The operating temperature difference between hot zone 107 a and cold zone 107 b either by the cooling method discussed above, by controlling the output power, or both. The output power can be controlled by increasing or decreasing the magnetic field coupling between magnet 108 and coils 109 by motor 110 driving coils 109 up or down. A temperature sensor (not shown) sensitive to the temperature difference between hot zone 107 a and cold zone 107 b may be provided to sense the operating temperature difference.
For generating AC electrical power, position sensor 112 may be used to detect the rotational frequency of axle 101. Positional sensor 112 asserts a control signal (e.g., control signal t) to control circuit 501 whenever reflector 111 comes into the detection field of positional sensor 112. The time difference between successive assertions of the control signal allows control circuit 501 to determine the frequency of the rotating magnetic field of magnet 108, and thus the frequency of the output AC power.
As mentioned above, for AC power generation, coils 109 need only be a single coil, output terminal y is a single output. Without further processing, the output power is delivered in the form of an AC current flowing between terminal y and the ground terminal, whose frequency is proportional to central axle 101's angular speed of rotation. Because the amount of output power is a load on center axle 101, increasing the amount of magnetic coupling between magnet 108 and coils 109 increases the load on center axle 101, thereby affecting the angular speed of rotation. Accordingly, the output terminal y may be coupled into a high impedance input terminal of control circuit 501, which may be provided a frequency sensing circuit (e.g., a trigger circuit). The detected frequency of the output AC current is used to adjusted through step motor 110, which drives coils 109 up or down according to output control signal w. This control scheme may thus be used to provide an output power from heat engine 110 which is compatible with 50 or 60 Hz household AC power.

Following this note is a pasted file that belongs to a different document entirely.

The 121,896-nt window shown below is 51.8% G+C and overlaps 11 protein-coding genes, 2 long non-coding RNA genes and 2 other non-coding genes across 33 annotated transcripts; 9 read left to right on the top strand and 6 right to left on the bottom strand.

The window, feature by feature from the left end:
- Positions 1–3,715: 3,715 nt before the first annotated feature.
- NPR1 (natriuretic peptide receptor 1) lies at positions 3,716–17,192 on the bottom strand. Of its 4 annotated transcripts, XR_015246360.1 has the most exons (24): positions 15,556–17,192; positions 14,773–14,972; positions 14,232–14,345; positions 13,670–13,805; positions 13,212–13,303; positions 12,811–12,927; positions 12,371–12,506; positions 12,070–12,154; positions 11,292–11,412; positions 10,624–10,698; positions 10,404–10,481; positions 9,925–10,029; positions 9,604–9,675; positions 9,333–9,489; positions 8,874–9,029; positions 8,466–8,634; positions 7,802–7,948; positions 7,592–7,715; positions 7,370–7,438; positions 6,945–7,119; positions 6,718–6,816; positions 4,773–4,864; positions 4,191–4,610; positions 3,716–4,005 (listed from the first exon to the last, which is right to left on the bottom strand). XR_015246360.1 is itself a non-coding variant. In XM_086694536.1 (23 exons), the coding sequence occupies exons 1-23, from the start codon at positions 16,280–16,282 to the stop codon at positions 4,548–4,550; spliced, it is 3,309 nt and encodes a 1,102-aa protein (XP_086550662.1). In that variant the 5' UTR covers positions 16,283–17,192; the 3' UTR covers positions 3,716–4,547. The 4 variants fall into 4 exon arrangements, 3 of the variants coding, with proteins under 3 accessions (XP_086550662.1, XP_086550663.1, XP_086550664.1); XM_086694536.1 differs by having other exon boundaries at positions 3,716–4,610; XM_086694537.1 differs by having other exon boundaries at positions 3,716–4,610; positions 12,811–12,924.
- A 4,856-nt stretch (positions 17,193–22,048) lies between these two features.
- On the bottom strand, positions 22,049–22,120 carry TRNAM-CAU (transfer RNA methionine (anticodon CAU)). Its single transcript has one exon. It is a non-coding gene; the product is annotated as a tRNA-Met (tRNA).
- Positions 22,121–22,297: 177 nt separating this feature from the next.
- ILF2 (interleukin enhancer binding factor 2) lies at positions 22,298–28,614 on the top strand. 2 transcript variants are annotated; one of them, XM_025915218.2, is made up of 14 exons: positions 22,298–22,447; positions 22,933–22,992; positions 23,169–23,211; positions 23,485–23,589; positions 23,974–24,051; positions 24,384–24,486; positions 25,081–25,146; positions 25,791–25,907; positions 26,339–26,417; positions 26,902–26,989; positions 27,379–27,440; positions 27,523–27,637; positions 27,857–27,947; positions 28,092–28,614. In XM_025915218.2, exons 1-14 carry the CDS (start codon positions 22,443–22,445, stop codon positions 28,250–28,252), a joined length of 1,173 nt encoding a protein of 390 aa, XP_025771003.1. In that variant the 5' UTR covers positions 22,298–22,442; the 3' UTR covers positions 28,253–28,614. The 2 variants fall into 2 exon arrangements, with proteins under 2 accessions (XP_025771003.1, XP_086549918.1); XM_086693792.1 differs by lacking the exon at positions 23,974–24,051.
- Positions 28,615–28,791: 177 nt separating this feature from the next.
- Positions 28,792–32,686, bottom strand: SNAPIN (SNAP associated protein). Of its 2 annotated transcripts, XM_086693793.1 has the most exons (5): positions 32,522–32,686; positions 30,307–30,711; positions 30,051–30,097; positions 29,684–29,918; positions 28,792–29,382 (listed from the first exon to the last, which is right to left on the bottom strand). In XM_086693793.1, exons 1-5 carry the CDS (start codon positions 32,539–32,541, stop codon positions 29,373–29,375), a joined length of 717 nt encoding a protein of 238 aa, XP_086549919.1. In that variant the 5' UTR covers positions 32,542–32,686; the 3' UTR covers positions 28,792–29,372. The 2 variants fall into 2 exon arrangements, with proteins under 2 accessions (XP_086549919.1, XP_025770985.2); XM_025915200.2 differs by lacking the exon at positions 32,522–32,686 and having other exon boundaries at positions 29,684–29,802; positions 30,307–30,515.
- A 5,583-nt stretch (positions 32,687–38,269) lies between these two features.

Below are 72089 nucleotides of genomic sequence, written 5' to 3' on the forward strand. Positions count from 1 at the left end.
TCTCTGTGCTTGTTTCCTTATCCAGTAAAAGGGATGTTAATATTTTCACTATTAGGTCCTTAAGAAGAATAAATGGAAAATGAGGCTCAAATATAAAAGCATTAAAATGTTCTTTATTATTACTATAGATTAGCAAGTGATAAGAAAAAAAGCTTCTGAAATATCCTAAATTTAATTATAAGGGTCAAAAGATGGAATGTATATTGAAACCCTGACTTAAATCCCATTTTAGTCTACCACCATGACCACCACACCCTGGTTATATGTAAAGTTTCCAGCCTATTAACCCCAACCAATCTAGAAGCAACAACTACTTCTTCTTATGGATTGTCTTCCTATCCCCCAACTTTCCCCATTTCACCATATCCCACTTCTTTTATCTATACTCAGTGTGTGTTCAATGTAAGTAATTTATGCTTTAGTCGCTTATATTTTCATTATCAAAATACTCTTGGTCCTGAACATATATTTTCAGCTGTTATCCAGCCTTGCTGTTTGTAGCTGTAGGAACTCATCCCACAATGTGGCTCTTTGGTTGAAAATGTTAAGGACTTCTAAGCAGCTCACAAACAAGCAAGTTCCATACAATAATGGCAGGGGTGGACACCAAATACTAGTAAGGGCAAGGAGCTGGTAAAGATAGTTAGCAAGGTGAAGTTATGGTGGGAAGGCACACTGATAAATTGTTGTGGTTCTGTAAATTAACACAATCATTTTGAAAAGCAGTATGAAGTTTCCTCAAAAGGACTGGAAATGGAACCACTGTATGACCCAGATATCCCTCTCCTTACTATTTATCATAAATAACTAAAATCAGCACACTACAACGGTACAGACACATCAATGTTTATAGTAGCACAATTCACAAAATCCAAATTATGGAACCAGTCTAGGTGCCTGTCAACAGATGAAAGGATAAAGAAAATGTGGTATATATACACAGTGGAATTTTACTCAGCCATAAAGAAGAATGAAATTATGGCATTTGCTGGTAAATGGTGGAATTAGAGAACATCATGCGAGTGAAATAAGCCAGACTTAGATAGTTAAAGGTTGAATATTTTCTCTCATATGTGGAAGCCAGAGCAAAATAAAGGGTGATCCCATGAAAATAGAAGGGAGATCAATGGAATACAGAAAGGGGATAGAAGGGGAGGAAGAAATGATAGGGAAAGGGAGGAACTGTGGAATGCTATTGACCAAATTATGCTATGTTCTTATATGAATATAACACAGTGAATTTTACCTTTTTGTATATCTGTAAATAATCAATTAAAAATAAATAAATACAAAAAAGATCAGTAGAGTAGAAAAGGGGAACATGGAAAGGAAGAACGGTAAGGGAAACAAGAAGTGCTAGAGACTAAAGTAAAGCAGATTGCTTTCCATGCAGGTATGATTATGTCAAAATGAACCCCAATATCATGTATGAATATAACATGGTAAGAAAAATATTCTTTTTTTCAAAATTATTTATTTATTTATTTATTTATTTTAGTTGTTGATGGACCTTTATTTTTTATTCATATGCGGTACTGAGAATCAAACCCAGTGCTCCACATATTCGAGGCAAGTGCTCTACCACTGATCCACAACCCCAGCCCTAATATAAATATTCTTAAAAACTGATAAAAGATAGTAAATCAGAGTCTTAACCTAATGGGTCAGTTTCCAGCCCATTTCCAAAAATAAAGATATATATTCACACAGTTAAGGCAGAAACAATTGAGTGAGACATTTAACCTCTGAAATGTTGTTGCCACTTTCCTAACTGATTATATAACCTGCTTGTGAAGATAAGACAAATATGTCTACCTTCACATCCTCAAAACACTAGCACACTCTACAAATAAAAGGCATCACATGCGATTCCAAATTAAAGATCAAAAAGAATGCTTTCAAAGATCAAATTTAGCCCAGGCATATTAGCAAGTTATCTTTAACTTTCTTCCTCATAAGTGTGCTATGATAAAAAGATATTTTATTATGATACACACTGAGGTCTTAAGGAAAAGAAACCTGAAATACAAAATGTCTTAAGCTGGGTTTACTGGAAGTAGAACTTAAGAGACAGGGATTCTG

In DC power generation, coils 109 may include multiple coils. At any given time, some of terminals x have positive voltages relative to the ground terminal, and others of terminals x have negative voltages relative to the ground terminal. During DC power generation, the position sensor associated with each of coils 109 provides to control circuit 501 control signal t which indicates when the associated reflector comes into the detection field of the position sensor. Once the particular coil of coils 109 is identified as having the desired positive voltage phase, control circuit 501 provides control signals z to switch 601 (
Alternatively, the AC output power generated according to discussion above may be rectified to provide a DC power output, using any suitable rectifier circuits known to those skilled in the art.
Additional energy conversion may be accomplished using thermal couples that provide output signals according to the temperature difference between hot zone 107 a and cold zone 107 b. Alternatively, the walls of housing 107 at hot zone 107 a may be used to generate power using thermionic principles. The thermal couples or thermionic components can be housed insulating zone 106 of
The above detailed description is provided to illustrate the specific embodiments of the present invention and is not intended to be limiting. Numerous modifications and variations with in the scope of the present invention are possible. The present invention is set forth in the following claims.
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|U.S. Classification||60/516, 60/650, 60/645, 60/643|
|International Classification||F01K25/02, F01B29/08|
|Cooperative Classification||F03G6/068, F02C1/10, Y02E10/46|
|European Classification||F02C1/10, F03G6/06S|